Anneliese Kamola

First Draft Coaching Support


I work with published and unpublished writers alike through the process of writing their first draft. I offer accountability, structure, and plenty of support. Each week for the first three weeks of the month, writers submit ~3,000 words via email. I review their work, writing feedback, questions, and ideas on the manuscript. Then, on our predetermined meeting day, we talk via Zoom or in person for 30 minutes, exploring emerging ideas and discussing content. Together we choose what the writer will focus on for the following week.

I focus on:

  • what works—strong imagery, message, characterization, voice, etc.

  • identifying the writer’s voice and the piece’s tone

  • “listening” to what is being said between the words, and asking questions to bring forward more detail and information

  • what is not yet clear, and asking questions to suss out if this information is important to the developing story

  • emerging themes and messages

I also coach on the creative process, most often around how to stay engaged in the process, getting unstuck, and trusting what emerges.

The fourth week of the month, we do not meet. Rather, writers take the time to re-read over their growing manuscripts to see what is developing, catch up on anything needed, exploring outside information, or simply taking a break.


Developmental Editing

$540/month or $50/hour, depending on the project

At some point in the writing process—be it the second, third, or fourth draft—authors need a second set of eyes to help identify what works and what does not.

This process begins with a conversation in person, over the phone, or via Zoom. I ask the writer about their overall story, intention, where they feel stuck, and what support they are looking for in general. Then the writer sends me their manuscript and and I do a complementary read through (usually 3-5 hours of reading), focusing on what works and does not work structurally. Then we work together for a week or two to clarify the arc of the story and make a game-plan for the project. Then each week, for the first three weeks of the month, the author submits a chapter for edit. While I edit, the writer works on the next chapter, which I receive when I give back my edits on our predetermined meeting date. Meetings for developmental editing are one hour long.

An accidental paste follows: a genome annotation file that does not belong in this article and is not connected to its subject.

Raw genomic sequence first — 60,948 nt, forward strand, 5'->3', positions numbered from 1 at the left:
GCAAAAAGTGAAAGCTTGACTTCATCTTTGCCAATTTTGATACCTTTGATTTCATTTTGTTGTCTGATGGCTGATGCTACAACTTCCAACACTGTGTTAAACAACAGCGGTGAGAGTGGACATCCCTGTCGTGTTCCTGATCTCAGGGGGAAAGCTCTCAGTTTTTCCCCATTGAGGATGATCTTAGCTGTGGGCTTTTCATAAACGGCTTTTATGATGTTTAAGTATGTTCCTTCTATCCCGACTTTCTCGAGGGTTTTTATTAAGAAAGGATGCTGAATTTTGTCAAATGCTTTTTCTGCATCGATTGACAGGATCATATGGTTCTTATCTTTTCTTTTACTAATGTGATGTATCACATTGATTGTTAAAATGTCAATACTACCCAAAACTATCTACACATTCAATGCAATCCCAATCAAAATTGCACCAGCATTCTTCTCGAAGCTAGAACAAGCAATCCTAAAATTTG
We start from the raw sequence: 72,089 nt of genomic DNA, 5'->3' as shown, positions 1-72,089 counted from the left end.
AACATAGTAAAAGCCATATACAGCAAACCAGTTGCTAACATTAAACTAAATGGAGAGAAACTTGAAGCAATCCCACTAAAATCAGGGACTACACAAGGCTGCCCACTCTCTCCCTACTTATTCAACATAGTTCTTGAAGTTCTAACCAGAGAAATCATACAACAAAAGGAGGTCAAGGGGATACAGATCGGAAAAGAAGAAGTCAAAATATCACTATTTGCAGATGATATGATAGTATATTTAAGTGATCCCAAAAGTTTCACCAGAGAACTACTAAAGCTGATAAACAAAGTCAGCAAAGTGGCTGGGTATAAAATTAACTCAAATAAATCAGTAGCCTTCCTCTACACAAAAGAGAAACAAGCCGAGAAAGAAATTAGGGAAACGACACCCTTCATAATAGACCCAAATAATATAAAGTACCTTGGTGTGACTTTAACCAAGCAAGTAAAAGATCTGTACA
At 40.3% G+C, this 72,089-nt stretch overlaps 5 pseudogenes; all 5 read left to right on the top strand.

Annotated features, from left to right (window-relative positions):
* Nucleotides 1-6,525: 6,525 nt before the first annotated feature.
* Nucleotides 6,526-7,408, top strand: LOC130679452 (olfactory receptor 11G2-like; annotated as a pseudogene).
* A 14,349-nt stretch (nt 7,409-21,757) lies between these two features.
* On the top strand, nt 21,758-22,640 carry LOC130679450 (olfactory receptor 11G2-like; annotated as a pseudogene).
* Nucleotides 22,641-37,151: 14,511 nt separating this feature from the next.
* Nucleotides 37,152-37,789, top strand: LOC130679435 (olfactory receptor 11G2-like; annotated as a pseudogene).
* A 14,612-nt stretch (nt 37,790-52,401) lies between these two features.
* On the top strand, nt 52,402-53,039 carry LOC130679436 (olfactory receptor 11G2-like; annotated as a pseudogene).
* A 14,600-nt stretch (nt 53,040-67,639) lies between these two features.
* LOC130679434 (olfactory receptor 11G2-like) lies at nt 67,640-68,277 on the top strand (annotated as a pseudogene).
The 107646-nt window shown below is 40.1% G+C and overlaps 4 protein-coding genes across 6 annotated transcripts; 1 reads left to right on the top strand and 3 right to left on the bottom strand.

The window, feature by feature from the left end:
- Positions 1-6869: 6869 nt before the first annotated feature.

When developmental editing, I focus on:

  • Organizing and streamlining the plot line

  • Adjusting the pace, creating emphasis and emotional connection

  • Developing characters through description and dialogue

  • Strengthening setting, tone, and details

  • Articulating personal and universal themes

  • Drawing forward the writer’s Voice as an author, through humor, word choice, and sentence structure

We take the fourth week off, either to catch up, do further research, or take a well-deserved break.

For shorter projects—applications, short stories, professional letters, etc.—I work by the hour and can usually have a project turned around within a week or two.




Sometimes an author just needs someone to read through their manuscript and give feedback, but does not need the hands-on editing of developmental work. I have done read-throughs for thematic development, time consistency, problem-solving regarding character development, and finding places that need more information. In these cases I offer notes via track changes, mostly questions and suggestions for structural reorganization.




Every now and then an individual cannot write their own story—be it age, medical limitation, time obligations, or family constraints. In this case, I support the storyteller by interviewing and recording her/his/their story, and then crafting the story into written form, be it an essay or a book.